Animals and Violence in Wuthering Heights
Author: Surridge, Lisa
Source: Bronte Society Transactions: The Journal of Bronte Studies, Volume 24, Number 2, October 1999 , pp. 161-173(13)
Publisher: Maney Publishing
Abstract:Animals — especially dogs — pervade Wuthering Heights: Heathcliff's pointer attacks Lockwood; the Lintons' dog mauls Catherine Earnshaw when she and Heathcliff spy on the Linton children; and Isabella watches Hareton hang a litter of puppies on a chair back. Yet Emily Brontë's novel does not participate in the sentimentality and anthropomorphism which, as Harriet Ritvo argues, underpinned the Victorians' treatment of animals. Wuthering Heights refutes many aspects of the Victon'an rhetoric of animality, with its implicit assumption of the superiority of humans over beasts; it relentlessly undermines language which devalues the 'brutal' in favour of the 'civilized'; finally, it anatomizes the social habit of pet-keeping, laying this bare as a mechanism for enacting power — the power of owner over property, and by extension, of ownership or control in the human sphere.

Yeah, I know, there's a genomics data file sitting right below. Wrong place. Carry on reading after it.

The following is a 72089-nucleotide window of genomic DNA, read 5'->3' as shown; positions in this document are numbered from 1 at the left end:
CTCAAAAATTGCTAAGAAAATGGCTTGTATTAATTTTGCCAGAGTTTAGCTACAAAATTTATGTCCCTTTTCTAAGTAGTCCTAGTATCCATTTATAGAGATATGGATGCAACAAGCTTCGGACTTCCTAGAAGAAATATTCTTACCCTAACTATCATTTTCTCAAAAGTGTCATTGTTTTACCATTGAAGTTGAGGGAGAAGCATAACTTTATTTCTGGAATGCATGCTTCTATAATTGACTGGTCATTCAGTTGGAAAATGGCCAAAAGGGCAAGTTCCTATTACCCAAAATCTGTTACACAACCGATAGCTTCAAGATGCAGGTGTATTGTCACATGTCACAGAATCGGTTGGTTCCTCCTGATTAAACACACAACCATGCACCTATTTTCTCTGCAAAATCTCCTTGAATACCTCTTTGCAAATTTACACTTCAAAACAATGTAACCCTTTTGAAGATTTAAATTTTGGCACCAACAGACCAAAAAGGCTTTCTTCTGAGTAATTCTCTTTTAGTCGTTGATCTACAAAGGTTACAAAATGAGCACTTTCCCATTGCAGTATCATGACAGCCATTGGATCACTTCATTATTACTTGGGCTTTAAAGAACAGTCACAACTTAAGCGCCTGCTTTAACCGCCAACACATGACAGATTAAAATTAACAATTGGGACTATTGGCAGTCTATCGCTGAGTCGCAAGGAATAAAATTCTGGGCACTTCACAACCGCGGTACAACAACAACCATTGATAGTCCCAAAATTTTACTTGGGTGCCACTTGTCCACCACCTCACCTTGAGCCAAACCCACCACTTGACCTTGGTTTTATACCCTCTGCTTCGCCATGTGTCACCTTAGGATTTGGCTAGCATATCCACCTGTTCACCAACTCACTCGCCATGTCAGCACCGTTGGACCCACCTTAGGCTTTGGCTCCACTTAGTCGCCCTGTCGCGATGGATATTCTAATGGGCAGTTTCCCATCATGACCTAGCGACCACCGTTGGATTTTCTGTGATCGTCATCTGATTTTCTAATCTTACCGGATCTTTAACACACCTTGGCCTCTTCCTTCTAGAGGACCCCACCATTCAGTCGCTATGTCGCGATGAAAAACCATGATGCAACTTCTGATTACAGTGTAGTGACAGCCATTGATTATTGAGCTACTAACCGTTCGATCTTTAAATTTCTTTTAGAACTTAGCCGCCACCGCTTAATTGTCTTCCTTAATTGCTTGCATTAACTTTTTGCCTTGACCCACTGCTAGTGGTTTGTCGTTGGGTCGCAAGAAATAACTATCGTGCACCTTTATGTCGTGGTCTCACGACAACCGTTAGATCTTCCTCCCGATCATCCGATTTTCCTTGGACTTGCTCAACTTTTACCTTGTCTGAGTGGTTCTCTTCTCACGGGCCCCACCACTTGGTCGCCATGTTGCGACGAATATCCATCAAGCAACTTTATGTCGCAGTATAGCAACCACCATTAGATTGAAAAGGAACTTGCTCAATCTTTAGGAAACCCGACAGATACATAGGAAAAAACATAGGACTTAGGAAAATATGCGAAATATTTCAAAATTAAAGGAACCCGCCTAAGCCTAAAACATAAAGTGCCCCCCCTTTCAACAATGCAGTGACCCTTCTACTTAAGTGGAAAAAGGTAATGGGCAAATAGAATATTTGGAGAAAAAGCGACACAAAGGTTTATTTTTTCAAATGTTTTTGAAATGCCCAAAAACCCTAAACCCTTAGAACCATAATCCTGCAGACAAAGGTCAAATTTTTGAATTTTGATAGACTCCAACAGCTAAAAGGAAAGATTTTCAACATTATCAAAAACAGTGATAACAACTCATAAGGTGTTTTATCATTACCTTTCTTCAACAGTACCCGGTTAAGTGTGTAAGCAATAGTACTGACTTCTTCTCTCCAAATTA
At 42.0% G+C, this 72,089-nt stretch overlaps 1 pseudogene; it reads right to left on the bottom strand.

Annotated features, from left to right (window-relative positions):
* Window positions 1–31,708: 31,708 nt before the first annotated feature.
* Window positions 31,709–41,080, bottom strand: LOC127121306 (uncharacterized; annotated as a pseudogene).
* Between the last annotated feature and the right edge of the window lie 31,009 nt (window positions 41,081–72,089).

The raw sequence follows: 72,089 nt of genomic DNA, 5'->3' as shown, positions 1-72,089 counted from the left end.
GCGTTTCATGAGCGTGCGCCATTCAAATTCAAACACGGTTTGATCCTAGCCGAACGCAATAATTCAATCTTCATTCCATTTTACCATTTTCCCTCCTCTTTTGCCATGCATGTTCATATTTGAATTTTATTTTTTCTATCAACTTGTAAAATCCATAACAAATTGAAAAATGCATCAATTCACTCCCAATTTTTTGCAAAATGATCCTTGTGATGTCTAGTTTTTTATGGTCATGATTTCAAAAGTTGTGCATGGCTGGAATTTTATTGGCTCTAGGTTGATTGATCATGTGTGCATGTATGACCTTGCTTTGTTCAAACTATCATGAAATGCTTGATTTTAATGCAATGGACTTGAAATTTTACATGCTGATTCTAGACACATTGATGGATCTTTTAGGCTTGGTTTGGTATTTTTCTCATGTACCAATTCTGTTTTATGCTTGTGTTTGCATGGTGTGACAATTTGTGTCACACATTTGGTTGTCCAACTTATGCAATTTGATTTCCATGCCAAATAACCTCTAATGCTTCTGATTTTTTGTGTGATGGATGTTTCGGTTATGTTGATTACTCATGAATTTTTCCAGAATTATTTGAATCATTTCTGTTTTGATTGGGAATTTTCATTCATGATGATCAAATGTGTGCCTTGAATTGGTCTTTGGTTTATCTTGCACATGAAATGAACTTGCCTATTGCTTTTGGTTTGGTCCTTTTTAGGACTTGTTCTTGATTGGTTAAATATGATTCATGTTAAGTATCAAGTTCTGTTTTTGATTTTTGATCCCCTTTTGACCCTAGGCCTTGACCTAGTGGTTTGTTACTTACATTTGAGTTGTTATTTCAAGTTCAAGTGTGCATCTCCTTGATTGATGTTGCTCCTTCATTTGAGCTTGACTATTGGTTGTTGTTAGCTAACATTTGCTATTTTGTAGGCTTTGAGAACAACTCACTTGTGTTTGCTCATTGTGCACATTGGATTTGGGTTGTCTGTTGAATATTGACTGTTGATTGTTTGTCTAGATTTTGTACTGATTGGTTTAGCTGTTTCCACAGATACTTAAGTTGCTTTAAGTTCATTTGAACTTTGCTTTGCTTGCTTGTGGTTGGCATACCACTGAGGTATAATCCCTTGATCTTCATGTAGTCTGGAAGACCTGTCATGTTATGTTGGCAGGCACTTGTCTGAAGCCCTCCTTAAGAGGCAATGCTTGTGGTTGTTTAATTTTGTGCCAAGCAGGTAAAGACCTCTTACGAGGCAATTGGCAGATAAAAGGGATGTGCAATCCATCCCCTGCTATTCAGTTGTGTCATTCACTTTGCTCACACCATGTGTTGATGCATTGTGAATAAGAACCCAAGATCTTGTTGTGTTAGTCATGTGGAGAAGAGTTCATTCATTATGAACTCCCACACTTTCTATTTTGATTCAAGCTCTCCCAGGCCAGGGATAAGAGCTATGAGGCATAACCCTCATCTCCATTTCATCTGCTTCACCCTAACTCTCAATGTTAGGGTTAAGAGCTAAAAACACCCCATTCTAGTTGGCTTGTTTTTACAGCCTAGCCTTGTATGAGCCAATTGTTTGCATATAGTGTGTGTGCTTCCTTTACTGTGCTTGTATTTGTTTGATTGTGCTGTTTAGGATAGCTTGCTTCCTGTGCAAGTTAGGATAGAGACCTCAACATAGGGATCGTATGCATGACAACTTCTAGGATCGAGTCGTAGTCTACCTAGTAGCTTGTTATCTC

Document Type: Research Article
Publication date: October 1999